JFK’s quote is, therefore, something of a double-edged lesson. A leader must remember that there is always more to learn, that they can always improve. And in order to actually find something worth learning, of course, a leader must listen. In this case, listening means listening to those that you lead.
A great innovation can come from anywhere and at any time — it’s not just the people at the top who can make a big difference. If a leader is willing to learn and listen at all times, he or she is far more likely to achieve the goals that they have set themselves.
Another drop of Eastern wisdom, this time from the Dali Lama. It’s easy sometimes, especially when everything seems to be going wrong for you, to despair.
Missing a deadline, preforming poorly in a crunch situation, failing to release a product on time — these are the kinds of problems that can really weigh heavily on our working lives, especially if you’re a leader. Our confidence can be effected, we can become frustrated and disappointed (both at ourselves and the situation we are stuck in).
However, the Dali Lama is right; sometimes a little bit of disappointment is just what we need. We always learn more from our failures than from our successes. What’s more, sometimes our failures open new avenues for us, giving us insight into things that we might never have thought of if we hadn’t failed.
Sometimes when we don’t get what we want we find that we end up happier without it anyway. Sometimes when we are forced down a road we would not have chosen willingly, we find that the option we didn’t choose willingly turns out to be the best one available to us.
In terms of leadership, being able to respond positively to things going wrong or not getting the result we wanted is vital. Reacting to failure is key for any leader, and knowing that things going wrong often lead very directly to things going right makes life a lot easier.
The victor is not victorious if the vanquished does not consider himself so. ~ Ennius Click To Tweet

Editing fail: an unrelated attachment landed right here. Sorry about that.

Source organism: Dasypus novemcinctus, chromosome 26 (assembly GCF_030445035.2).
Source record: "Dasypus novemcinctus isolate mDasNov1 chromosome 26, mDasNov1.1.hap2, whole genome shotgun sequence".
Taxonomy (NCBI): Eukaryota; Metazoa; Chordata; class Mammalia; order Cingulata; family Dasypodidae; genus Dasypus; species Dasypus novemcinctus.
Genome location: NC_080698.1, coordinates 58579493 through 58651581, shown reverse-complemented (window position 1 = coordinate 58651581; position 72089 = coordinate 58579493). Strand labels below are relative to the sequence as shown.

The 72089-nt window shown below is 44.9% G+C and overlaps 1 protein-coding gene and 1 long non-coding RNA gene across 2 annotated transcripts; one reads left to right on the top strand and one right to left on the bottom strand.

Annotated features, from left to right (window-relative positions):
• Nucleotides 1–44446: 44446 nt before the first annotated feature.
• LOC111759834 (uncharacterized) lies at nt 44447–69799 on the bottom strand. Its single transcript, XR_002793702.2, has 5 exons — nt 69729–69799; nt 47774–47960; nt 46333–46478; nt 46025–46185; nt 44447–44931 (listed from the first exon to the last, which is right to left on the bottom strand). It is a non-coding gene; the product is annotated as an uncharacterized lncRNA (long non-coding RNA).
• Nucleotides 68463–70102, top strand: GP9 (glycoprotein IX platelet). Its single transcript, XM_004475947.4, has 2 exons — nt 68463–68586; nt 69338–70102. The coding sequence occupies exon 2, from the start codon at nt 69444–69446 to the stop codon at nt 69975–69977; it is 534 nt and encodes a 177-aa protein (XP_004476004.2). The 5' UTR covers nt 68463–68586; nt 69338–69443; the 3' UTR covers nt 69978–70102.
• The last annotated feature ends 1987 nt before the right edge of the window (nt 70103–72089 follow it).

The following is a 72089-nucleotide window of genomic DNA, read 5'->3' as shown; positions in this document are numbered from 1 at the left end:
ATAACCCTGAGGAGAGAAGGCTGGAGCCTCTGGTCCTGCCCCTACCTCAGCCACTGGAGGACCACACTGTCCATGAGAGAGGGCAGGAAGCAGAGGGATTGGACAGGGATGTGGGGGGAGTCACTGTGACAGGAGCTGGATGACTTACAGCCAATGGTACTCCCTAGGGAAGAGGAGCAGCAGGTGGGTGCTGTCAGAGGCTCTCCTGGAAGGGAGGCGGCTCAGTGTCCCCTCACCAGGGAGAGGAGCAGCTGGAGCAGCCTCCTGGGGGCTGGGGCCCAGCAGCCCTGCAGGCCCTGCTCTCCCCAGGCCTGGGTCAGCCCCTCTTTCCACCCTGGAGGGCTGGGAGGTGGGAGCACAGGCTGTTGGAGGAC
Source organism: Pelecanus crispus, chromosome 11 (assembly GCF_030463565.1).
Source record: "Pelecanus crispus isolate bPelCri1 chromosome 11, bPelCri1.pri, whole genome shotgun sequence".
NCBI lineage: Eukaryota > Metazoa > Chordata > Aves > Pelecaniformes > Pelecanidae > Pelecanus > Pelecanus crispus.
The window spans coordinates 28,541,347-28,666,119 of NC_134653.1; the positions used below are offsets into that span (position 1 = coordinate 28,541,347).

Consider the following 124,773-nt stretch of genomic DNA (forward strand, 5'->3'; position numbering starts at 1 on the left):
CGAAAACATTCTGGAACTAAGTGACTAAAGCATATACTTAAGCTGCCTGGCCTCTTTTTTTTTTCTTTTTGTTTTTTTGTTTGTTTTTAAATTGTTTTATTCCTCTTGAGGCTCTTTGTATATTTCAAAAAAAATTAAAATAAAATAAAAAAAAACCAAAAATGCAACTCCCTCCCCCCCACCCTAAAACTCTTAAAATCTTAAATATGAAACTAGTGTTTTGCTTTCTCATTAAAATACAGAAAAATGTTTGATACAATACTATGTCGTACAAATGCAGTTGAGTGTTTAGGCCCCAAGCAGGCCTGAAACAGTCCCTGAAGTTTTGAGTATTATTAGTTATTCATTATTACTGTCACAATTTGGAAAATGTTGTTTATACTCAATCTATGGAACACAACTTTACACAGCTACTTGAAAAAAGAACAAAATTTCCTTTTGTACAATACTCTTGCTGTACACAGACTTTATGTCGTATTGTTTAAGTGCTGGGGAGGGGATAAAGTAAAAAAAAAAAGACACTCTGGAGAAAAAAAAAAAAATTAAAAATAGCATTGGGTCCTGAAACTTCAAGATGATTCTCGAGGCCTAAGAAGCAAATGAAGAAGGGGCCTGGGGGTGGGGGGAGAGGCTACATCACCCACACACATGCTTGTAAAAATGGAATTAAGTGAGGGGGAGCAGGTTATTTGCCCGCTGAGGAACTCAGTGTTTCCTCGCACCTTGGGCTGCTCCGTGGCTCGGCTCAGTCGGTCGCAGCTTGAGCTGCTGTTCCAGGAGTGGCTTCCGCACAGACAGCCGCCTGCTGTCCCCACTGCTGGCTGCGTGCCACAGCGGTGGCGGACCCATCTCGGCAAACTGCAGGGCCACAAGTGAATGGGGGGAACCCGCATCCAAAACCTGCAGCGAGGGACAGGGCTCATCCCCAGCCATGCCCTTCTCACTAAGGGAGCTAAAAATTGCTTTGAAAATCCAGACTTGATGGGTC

More ancient wisdom, this time from the time of the Roman Republic. Ennius, considered the father of Roman poetry, was not a great political leader. However, if any one quote sums up the attitude that led to Rome becoming the centre of the ancient western world, it is this one.
When we think back to Rome, the images that we summon up are of great, organised columns of Roman armies tearing though smaller bands of barbarian Celts and Germans. We don’t ever think back to the earlier history of Rome and wonder how the Romans got to be the undisputed kingpins of Europe.
In the early days of Rome, their main rivals were the Carthaginians, their neighbours across the Mediterranean Sea. The Carthaginians had Hannibal, one of history’s great generals, lead a huge army across the Alps and down into Italy. The Romans sent out their best troops and met Hannibal at the foot of the mountains. The Romans were quickly and comprehensively defeated — a loss that sent shockwaves across Rome.
Worse still, the Romans were then defeated in a second battle, ambushed by Hannibal while marching through a forest, losing thousands of men. Then came the battle that cemented Hannibal’s legendary status: the battle of Cannae.